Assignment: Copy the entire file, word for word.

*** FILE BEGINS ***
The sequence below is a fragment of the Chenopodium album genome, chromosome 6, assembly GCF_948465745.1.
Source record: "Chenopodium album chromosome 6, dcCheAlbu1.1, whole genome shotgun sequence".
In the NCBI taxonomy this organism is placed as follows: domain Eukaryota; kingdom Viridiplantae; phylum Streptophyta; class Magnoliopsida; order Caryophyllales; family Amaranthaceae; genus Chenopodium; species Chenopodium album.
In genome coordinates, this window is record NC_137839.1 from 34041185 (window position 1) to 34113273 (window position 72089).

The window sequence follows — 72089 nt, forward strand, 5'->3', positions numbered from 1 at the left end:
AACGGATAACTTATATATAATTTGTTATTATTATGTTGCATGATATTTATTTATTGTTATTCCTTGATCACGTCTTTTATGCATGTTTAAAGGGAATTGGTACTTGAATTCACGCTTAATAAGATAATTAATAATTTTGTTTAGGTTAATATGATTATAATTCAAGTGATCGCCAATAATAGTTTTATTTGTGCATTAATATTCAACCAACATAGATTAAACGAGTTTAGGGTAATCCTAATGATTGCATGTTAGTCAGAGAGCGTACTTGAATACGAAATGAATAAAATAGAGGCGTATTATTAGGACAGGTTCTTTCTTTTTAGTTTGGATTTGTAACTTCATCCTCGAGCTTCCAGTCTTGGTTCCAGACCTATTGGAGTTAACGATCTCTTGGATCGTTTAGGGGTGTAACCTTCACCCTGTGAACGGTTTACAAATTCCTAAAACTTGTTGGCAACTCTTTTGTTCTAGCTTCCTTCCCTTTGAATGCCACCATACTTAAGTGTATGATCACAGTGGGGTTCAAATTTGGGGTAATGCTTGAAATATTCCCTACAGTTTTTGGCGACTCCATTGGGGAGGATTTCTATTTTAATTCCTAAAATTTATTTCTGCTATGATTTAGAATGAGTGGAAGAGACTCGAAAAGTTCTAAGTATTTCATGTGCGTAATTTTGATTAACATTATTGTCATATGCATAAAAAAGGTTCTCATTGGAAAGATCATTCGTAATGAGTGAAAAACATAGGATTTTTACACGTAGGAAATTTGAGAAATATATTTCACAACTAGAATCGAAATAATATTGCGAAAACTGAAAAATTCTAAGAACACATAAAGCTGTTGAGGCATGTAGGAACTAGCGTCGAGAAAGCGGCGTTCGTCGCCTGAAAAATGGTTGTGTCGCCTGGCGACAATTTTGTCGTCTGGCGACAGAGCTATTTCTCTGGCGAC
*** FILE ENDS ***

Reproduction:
The sequence below is a fragment of the Chenopodium album genome, chromosome 6, assembly GCF_948465745.1.
Source record: "Chenopodium album chromosome 6, dcCheAlbu1.1, whole genome shotgun sequence".
In the NCBI taxonomy this organism is placed as follows: domain Eukaryota; kingdom Viridiplantae; phylum Streptophyta; class Magnoliopsida; order Caryophyllales; family Amaranthaceae; genus Chenopodium; species Chenopodium album.
In genome coordinates, this window is record NC_137839.1 from 34041185 (window position 1) to 34113273 (window position 72089).

The window sequence follows — 72089 nt, forward strand, 5'->3', positions numbered from 1 at the left end:
AACGGATAACTTATATATAATTTGTTATTATTATGTTGCATGATATTTATTTATTGTTATTCCTTGATCACGTCTTTTATGCATGTTTAAAGGGAATTGGTACTTGAATTCACGCTTAATAAGATAATTAATAATTTTGTTTAGGTTAATATGATTATAATTCAAGTGATCGCCAATAATAGTTTTATTTGTGCATTAATATTCAACCAACATAGATTAAACGAGTTTAGGGTAATCCTAATGATTGCATGTTAGTCAGAGAGCGTACTTGAATACGAAATGAATAAAATAGAGGCGTATTATTAGGACAGGTTCTTTCTTTTTAGTTTGGATTTGTAACTTCATCCTCGAGCTTCCAGTCTTGGTTCCAGACCTATTGGAGTTAACGATCTCTTGGATCGTTTAGGGGTGTAACCTTCACCCTGTGAACGGTTTACAAATTCCTAAAACTTGTTGGCAACTCTTTTGTTCTAGCTTCCTTCCCTTTGAATGCCACCATACTTAAGTGTATGATCACAGTGGGGTTCAAATTTGGGGTAATGCTTGAAATATTCCCTACAGTTTTTGGCGACTCCATTGGGGAGGATTTCTATTTTAATTCCTAAAATTTATTTCTGCTATGATTTAGAATGAGTGGAAGAGACTCGAAAAGTTCTAAGTATTTCATGTGCGTAATTTTGATTAACATTATTGTCATATGCATAAAAAAGGTTCTCATTGGAAAGATCATTCGTAATGAGTGAAAAACATAGGATTTTTACACGTAGGAAATTTGAGAAATATATTTCACAACTAGAATCGAAATAATATTGCGAAAACTGAAAAATTCTAAGAACACATAAAGCTGTTGAGGCATGTAGGAACTAGCGTCGAGAAAGCGGCGTTCGTCGCCTGAAAAATGGTTGTGTCGCCTGGCGACAATTTTGTCGTCTGGCGACAGAGCTATTTCTCTGGCGAC